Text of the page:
Body language expert says handshakes matter

Public speaking/media coach Deb Sofield shares insight on traditional greeting
National Handshake Day is a time to recognize the importance of this traditional greeting
Published: Jun. 30, 2022 at 6:32 PM EDT
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GREENVILLE, S.C. (FOX Carolina) - From CEOs to jobseekers and pageant contestants to politicians, Deb Sofield has helped a wide range of people learn to make a good first impression. The public speaking and media coach is also an author, radio personality and often-requested keynote speaker.

“A handshake will tell people a lot about you in an instant,” Sofield told FOX Carolina. “A handshake is a quick acknowledgment that you have value and I value you.”

National Handshake Day is observed the third Thursday of every June. Though many people have embraced alternative ways to greet people during the pandemic, Sofield said the traditional handshake is reemerging.

“The reality is that it has come back, but if you’re uncomfortable you just need to say out loud, ‘Hey, if you don’t mind, we’ll just do the elbow or the fist bump.’ You just want to be careful because you don’t want to make somebody else uncomfortable.”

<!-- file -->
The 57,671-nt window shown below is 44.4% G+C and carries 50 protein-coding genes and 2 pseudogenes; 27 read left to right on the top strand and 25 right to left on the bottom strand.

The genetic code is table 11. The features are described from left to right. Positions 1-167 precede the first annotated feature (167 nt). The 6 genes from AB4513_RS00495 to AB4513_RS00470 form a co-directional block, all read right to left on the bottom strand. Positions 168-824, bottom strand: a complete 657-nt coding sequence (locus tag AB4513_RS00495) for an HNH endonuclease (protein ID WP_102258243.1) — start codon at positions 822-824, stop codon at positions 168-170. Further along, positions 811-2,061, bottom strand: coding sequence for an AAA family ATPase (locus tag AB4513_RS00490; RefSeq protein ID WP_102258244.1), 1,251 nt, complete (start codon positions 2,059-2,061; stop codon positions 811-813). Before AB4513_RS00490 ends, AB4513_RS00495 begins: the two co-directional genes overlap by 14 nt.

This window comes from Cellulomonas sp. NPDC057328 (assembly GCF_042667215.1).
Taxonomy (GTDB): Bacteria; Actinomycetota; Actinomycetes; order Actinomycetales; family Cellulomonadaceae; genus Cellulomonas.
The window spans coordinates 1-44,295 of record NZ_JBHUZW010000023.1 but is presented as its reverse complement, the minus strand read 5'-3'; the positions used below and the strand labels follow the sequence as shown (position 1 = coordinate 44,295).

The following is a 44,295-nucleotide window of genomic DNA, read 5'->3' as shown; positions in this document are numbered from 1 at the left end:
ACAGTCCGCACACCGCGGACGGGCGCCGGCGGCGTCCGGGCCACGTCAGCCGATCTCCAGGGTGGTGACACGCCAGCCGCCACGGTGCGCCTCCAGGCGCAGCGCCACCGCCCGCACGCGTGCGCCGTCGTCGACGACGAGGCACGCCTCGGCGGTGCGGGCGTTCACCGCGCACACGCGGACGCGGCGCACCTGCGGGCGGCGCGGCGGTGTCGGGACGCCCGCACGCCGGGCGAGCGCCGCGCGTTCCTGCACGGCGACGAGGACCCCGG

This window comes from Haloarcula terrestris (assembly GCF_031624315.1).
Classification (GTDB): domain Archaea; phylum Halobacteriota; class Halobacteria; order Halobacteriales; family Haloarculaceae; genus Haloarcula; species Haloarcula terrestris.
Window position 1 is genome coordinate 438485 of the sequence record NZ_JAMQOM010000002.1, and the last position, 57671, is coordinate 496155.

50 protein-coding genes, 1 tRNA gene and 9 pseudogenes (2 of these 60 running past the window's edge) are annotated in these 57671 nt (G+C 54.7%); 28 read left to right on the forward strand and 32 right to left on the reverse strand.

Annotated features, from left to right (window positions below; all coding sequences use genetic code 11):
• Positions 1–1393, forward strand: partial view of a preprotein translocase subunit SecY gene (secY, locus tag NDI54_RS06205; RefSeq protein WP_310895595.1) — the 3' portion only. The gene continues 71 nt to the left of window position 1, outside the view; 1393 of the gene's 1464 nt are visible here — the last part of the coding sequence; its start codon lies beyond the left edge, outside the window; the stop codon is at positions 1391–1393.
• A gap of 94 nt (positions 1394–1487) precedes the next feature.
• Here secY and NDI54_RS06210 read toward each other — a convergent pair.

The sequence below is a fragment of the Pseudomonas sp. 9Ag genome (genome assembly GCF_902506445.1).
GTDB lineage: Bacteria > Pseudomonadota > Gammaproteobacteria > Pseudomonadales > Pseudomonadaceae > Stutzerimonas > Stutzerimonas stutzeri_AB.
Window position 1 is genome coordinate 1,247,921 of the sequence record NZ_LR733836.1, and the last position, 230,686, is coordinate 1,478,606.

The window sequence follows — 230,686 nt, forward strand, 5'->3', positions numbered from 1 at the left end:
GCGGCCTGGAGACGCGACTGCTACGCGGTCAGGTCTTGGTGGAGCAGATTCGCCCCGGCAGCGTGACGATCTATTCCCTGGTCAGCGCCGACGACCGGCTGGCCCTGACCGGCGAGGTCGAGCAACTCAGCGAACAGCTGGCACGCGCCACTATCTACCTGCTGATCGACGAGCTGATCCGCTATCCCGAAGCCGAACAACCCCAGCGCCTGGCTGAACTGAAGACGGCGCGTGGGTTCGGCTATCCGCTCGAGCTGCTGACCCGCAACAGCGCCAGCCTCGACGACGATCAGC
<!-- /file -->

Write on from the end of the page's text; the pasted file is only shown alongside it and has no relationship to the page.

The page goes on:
Sofield said young adults may need more help mastering the proper handshake. The generation that has grown up with technology and smart phones tends to communicate through social media apps on their electronic devices.

Addison Felkel, a 17-year-old rising high school senior, said handshakes are not common among her age group.

National Handshake Day is a reminder of how the greeting can help make a good first impression

“It’s usually a quick ‘Hi’ or you give them a hug if you’re really close,” Felkel said.

Unlike many of her peers, Felkel said she grew up spending a lot of time with adults, and her parents taught her how to greet them with a handshake. It’s a lesson that has prepared her well for this stage of her life.

“I’m introducing myself to people at jobs or I’m doing interviews for college,” Felkel said. “I know how I’m supposed to act and not a lot of my friends know.”

Sofield said it has become very common for the Generation Z population to dismiss the social customs of their predecessors.

“A handshake is a quick acknowledgement that you have value and I value you,” Sofield said. “It’s so important that parents understand that you need to start that at a young age.”